If you do order food, try to maximize your savings. On websites like Seamless and Grubhub, check off “Coupons Available” or “Free Delivery” when searching for restaurants. You can also order for pick up versus paying a delivery fee and tip. You can save when you eat out at restaurants, too.

14. Buy Frozen or Canned 

While buying fresh is often the tastiest option, fresh fruits and vegetables expire quickly and can get expensive. If you’re looking to cut costs at the grocery store, opt for some frozen and canned foods. They have a long shelf life — no need to worry about them going bad before you can eat them.

15. Use Cash Back Credit Cards

If you typically charge your grocery store purchases, this is a great option. Many credit cards offer cash back on purchases, including the ones you make at the grocery store. To see if you qualify for these types of cards, you can check two free credit scores every month on Credit.com.

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The post How to Save Money on Food When You Live Alone appeared first on Credit.com.

How Much Should You Budget for Groceries?

Groceries are an essential, but going way over budget isn't. Learning how to properly budget for groceries will save you a lot of time and money.

When creating your budget, it’s important to include accurate numbers. After all, an accurate budget sets you up for financial success. It’s easy to know how much you need to include for utilities, loans, and even fuel. However, it can be difficult to figure out how much to budget for groceries. There is not a right or a wrong number, but you must find the right amount to include on your grocery budget so you don’t overspend.

Fortunately, there are some tricks you can try to help you figure out exactly how much to budget for groceries.

Average American Consumption

According to the U.S. Department of Agriculture, Americans spend, on average, around 6% of their budget on food. However, the study also shows that they also spend 5% of their disposable income on dining out. That makes your food budget 11% of your overall income.

If you use this method, budget 6% for groceries each month and 5% for dining out. If your take-home income is $3,000 a month, you will budget around $180 for groceries and $150 for dining out. Of course, if $180 won’t cover your needs, you should cut back on dining out and use any additional money towards your grocery needs.

Actual Spending

A more efficient and realistic way to figure out how much to budget for groceries is to find what you’re currently spending. Do this by completing a spending form.

A spending form will help you to review all of your purchases over several pay periods. The result will show you the average you are spending on groceries each week. If you feel that is too much, you can try to reduce your spending, keeping in mind that you and your family will also have to adjust the way you eat.

US Average Plan

Another way to choose a grocery budget amount is to look at the plans created by the USDA. The most recent plans can be found on their website. They provide the weekly cost for a thrifty, low-cost, moderate-cost and liberal plan on a weekly and monthly basis. The amounts are broken down by gender and age. You will need to total the amounts listed for the people in your family.

For example, let’s say you are a family of four. Your kids are a 12-year-old boy and an 8-year-old girl. You decide to try to live on a low-cost plan. According to the report, the total monthly amount for your son will be $236.30 and for your daughter $190.10. Dad’s monthly amount is $238.30 and mom’s is $206.30. That makes the grand total grocery budget $871.00 per month or $217.75 per week.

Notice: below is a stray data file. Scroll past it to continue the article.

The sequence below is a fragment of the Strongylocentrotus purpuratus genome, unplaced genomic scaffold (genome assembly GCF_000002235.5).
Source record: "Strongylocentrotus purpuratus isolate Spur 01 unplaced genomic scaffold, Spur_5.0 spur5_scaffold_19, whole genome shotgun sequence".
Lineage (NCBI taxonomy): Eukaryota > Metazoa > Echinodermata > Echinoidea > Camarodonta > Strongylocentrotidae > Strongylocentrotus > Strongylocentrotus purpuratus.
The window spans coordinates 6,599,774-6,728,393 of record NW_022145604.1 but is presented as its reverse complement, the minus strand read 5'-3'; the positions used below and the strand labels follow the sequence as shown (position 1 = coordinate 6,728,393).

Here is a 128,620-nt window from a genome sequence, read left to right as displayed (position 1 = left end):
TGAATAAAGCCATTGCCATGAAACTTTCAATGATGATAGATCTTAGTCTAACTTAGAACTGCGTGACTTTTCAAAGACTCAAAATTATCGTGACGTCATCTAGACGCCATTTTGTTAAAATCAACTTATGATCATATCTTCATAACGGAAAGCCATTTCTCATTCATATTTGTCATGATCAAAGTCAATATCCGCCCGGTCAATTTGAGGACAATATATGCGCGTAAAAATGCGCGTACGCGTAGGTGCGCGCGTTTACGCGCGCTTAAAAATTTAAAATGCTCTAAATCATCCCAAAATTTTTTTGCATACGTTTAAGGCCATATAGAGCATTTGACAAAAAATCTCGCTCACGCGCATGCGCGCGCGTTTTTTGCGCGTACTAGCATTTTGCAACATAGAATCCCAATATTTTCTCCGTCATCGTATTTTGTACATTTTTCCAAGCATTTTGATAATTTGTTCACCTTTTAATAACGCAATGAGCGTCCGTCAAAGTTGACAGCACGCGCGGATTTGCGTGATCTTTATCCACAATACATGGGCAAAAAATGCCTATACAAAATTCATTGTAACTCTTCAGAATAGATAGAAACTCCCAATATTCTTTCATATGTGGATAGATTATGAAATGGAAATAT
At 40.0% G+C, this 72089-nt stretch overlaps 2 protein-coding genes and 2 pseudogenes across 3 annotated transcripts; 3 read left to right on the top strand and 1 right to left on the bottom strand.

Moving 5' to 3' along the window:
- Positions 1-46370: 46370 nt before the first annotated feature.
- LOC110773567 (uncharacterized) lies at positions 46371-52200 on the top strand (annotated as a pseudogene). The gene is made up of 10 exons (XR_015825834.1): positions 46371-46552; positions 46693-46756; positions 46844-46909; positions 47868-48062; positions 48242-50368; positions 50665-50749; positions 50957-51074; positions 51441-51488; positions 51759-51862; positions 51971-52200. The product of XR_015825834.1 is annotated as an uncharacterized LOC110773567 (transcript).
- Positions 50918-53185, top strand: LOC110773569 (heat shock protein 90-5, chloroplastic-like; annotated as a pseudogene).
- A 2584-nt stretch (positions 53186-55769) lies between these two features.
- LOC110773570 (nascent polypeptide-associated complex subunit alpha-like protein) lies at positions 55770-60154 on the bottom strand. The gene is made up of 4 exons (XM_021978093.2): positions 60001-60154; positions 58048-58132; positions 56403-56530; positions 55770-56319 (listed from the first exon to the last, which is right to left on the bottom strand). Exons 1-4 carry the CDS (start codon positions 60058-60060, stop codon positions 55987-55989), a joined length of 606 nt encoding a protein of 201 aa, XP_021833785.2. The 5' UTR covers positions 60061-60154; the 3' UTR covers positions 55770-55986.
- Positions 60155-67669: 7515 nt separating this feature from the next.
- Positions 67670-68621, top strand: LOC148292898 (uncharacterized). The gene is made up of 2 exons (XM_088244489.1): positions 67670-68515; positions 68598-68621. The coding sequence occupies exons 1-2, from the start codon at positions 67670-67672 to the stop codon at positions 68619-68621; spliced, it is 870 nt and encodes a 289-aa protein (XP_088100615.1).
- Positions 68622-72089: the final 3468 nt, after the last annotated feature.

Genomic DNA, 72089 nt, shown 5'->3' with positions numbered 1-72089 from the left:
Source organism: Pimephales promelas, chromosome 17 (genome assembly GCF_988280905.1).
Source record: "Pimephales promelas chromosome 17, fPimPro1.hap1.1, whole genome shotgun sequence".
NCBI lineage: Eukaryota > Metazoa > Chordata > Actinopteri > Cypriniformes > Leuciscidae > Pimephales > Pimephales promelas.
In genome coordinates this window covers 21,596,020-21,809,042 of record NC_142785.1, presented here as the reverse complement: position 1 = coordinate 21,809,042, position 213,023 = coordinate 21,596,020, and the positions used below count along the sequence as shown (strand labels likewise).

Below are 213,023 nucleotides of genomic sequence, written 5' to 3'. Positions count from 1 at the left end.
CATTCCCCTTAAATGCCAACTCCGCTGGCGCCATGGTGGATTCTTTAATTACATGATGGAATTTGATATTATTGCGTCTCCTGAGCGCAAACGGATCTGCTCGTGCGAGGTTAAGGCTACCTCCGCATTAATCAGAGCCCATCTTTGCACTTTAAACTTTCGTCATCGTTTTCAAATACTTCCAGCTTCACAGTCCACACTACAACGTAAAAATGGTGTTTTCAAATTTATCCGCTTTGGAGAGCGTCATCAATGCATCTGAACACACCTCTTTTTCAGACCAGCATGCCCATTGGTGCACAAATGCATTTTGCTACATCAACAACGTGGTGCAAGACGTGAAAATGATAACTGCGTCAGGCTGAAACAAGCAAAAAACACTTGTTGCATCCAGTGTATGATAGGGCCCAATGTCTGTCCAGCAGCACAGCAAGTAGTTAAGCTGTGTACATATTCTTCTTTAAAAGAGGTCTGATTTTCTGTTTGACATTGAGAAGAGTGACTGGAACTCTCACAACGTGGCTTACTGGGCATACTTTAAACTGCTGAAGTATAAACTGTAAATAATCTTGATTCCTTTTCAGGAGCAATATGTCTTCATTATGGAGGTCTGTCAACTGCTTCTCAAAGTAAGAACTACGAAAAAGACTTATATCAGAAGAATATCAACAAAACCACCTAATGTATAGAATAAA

Special Dietary Needs

If you have a family member who cannot eat gluten, or who has other dietary restrictions, these can affect your budget. Make sure you keep these specialty foods in mind when developing your budget as they can cost much more than average foods.

Reduce Your Grocery Budget Further

If you’ve calculated your grocery budget but still want to lower the cost, try some of these simple ideas:

Reduce your dining out budget. Eat at home more often and avoid restaurants and takeout. This is a simple way to find money to add to your budget.

Use coupons. While they are not for everyone, coupons are the simplest way to save money on the items you need. Even if the coupons aren’t available for the foods you need to eat, you can find them for household products you use, thereby reducing your spending and increasing the money you can spend on the foods you want.

Menu plan. Figure out your meals every single week before you shop. That way, you have a plan for the week. You’ll know what you will eat and you’ll have the ingredients on hand when it is time to cook.

Use a cash back credit card. There are a lot of great rewards cards that help you earn cash back and other perks while you shop. This can help lessen the stress of grocery costs. Remember, a lot of these cards require a decent credit score. Before applying, see where your credit stands. You can check two credit scores for free at Credit.com.

Take the time to create a grocery budget that is feasible. Don’t try to make it so low that it is unrealistic, or your budget will fail month after month. Personalize it to your family’s needs and find a way to make it work.

Image: AleksandarNakic

The post How Much Should You Budget for Groceries? appeared first on Credit.com.

6 Ways to Stop Blowing Your Grocery Budget

Saving money on groceries doesn't need to be difficult and it doesn't always mean cutting back.

If you’re like many Americans, a large chunk of your budget is spent on food — maybe 10% or more. Percentagewise, we spend less on food than we did in the ‘60s, but 10% is not an insignificant portion of your income.That’s why so many money-saving articles focus on groceries as a great place to cut back on spending.